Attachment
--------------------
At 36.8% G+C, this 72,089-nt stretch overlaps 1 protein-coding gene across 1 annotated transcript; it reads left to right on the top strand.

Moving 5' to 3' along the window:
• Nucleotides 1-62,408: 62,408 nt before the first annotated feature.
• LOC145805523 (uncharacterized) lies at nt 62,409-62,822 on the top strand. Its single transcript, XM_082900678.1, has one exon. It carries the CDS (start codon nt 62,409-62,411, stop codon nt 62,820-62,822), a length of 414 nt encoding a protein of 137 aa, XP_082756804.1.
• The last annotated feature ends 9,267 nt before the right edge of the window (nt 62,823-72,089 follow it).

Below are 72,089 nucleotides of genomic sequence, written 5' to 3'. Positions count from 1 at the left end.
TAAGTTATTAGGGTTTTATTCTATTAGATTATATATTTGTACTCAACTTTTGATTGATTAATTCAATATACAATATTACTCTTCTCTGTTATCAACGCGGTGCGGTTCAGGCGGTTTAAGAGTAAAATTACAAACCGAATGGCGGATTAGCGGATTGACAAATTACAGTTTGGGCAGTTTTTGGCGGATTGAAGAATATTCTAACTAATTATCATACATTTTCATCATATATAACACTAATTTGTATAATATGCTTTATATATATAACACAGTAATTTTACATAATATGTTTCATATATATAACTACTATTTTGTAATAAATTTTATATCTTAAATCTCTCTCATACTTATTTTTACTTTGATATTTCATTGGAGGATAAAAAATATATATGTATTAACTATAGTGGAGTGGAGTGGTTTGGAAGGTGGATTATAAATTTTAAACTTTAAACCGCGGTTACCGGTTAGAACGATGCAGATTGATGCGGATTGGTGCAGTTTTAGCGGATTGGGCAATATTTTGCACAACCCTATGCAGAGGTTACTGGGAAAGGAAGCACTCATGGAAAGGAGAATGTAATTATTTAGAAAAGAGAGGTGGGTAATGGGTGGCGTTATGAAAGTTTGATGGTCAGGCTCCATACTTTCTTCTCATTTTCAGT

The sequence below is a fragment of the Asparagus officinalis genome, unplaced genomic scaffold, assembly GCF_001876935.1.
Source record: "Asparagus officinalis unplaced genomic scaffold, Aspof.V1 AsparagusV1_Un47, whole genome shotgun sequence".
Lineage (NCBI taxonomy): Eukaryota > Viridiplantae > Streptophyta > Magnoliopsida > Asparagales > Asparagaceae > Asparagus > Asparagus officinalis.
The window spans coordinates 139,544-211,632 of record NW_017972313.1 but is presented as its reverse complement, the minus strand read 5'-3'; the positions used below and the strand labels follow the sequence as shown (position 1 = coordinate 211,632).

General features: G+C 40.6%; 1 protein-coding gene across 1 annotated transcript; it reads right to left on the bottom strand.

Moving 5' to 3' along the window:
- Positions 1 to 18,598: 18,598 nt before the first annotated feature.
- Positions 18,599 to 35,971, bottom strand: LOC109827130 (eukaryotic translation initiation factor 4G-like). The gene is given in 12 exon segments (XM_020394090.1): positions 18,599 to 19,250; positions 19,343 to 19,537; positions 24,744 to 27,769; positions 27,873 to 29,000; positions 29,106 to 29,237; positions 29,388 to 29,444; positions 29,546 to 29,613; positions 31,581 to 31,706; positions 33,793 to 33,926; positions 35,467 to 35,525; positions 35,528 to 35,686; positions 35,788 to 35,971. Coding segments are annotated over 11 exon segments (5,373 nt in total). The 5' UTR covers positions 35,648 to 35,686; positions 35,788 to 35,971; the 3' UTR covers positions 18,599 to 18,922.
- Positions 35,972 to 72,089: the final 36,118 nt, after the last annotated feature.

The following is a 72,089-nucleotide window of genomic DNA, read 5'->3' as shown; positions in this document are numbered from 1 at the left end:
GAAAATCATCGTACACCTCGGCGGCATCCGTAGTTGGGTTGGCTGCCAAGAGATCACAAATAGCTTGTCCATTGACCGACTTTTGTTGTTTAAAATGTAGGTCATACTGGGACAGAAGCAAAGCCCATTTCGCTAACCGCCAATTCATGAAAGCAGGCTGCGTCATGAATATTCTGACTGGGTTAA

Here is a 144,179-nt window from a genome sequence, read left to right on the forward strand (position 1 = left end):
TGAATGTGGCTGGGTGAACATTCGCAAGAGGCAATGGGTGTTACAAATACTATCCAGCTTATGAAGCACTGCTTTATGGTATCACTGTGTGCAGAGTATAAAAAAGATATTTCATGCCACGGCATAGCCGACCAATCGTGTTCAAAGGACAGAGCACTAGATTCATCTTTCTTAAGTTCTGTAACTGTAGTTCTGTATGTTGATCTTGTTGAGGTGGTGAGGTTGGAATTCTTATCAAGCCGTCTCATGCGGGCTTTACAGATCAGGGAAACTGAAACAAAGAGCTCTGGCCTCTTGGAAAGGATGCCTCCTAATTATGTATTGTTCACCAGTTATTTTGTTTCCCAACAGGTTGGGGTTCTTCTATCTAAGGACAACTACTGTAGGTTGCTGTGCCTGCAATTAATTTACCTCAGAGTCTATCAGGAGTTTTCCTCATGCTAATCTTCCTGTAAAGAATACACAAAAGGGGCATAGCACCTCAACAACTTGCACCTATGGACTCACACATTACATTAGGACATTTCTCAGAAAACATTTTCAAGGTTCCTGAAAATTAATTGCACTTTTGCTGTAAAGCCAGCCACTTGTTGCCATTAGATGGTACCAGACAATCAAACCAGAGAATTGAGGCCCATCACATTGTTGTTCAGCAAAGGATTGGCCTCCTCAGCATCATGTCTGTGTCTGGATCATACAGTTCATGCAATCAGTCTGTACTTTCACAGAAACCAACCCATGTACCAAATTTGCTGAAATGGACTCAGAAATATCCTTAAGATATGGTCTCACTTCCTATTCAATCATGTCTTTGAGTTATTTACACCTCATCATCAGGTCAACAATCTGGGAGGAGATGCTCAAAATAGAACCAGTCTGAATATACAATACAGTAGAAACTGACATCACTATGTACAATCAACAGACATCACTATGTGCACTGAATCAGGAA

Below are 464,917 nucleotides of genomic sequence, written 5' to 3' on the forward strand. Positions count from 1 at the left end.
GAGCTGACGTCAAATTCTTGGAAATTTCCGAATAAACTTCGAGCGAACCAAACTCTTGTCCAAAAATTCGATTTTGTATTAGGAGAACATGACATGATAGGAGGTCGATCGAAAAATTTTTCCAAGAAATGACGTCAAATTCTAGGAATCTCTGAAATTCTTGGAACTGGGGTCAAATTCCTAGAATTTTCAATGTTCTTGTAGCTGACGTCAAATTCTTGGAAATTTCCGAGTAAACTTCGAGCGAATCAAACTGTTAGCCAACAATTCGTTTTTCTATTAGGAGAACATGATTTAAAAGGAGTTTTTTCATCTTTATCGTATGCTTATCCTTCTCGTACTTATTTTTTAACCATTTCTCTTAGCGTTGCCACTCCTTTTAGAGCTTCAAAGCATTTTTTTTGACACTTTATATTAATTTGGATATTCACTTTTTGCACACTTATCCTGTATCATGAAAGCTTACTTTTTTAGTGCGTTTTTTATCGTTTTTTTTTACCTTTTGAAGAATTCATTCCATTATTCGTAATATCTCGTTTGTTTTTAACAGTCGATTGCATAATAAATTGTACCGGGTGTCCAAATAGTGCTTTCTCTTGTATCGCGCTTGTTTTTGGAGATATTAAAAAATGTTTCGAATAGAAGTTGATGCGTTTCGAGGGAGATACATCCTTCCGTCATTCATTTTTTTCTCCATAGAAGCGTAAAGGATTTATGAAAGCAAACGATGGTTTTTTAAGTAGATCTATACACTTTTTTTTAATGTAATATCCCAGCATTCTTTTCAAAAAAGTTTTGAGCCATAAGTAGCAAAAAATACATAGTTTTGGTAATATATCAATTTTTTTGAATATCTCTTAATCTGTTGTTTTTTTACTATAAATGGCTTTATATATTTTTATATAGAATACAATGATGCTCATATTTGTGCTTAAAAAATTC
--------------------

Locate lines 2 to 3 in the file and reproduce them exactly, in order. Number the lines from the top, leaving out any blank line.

Moving 5' to 3' along the window:
• Nucleotides 1-62,408: 62,408 nt before the first annotated feature.